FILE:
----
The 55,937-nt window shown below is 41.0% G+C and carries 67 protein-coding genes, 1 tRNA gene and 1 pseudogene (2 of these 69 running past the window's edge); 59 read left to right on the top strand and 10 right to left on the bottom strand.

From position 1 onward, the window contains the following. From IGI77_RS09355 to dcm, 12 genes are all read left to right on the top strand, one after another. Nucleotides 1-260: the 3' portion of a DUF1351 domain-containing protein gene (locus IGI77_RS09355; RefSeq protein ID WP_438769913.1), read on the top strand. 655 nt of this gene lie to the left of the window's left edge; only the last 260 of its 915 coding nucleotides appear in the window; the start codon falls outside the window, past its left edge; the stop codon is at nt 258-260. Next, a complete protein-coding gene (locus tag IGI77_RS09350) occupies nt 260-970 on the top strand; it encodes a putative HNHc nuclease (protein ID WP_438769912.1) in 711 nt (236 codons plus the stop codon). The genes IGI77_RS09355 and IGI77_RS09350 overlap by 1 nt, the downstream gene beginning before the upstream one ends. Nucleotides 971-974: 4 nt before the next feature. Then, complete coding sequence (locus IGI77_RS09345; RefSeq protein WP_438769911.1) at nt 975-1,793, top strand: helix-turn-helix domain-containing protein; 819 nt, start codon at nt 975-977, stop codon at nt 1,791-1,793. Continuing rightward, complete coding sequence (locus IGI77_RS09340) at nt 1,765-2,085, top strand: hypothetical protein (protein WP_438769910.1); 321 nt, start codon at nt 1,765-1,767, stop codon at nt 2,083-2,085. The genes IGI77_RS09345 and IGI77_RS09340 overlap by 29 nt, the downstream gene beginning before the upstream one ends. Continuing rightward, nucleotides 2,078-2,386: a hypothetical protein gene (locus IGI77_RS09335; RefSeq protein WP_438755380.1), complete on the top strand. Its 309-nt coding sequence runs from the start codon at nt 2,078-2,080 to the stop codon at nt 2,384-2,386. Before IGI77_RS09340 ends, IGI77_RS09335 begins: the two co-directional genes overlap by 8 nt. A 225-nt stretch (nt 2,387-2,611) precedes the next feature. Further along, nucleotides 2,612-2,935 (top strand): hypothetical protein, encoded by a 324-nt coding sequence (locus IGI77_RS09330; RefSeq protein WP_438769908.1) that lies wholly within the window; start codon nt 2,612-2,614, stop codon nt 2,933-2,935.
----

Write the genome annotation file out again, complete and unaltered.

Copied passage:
The 55,937-nt window shown below is 41.0% G+C and carries 67 protein-coding genes, 1 tRNA gene and 1 pseudogene (2 of these 69 running past the window's edge); 59 read left to right on the top strand and 10 right to left on the bottom strand.

From position 1 onward, the window contains the following. From IGI77_RS09355 to dcm, 12 genes are all read left to right on the top strand, one after another. Nucleotides 1-260: the 3' portion of a DUF1351 domain-containing protein gene (locus IGI77_RS09355; RefSeq protein ID WP_438769913.1), read on the top strand. 655 nt of this gene lie to the left of the window's left edge; only the last 260 of its 915 coding nucleotides appear in the window; the start codon falls outside the window, past its left edge; the stop codon is at nt 258-260. Next, a complete protein-coding gene (locus tag IGI77_RS09350) occupies nt 260-970 on the top strand; it encodes a putative HNHc nuclease (protein ID WP_438769912.1) in 711 nt (236 codons plus the stop codon). The genes IGI77_RS09355 and IGI77_RS09350 overlap by 1 nt, the downstream gene beginning before the upstream one ends. Nucleotides 971-974: 4 nt before the next feature. Then, complete coding sequence (locus IGI77_RS09345; RefSeq protein WP_438769911.1) at nt 975-1,793, top strand: helix-turn-helix domain-containing protein; 819 nt, start codon at nt 975-977, stop codon at nt 1,791-1,793. Continuing rightward, complete coding sequence (locus IGI77_RS09340) at nt 1,765-2,085, top strand: hypothetical protein (protein WP_438769910.1); 321 nt, start codon at nt 1,765-1,767, stop codon at nt 2,083-2,085. The genes IGI77_RS09345 and IGI77_RS09340 overlap by 29 nt, the downstream gene beginning before the upstream one ends. Continuing rightward, nucleotides 2,078-2,386: a hypothetical protein gene (locus IGI77_RS09335; RefSeq protein WP_438755380.1), complete on the top strand. Its 309-nt coding sequence runs from the start codon at nt 2,078-2,080 to the stop codon at nt 2,384-2,386. Before IGI77_RS09340 ends, IGI77_RS09335 begins: the two co-directional genes overlap by 8 nt. A 225-nt stretch (nt 2,387-2,611) precedes the next feature. Further along, nucleotides 2,612-2,935 (top strand): hypothetical protein, encoded by a 324-nt coding sequence (locus IGI77_RS09330; RefSeq protein WP_438769908.1) that lies wholly within the window; start codon nt 2,612-2,614, stop codon nt 2,933-2,935.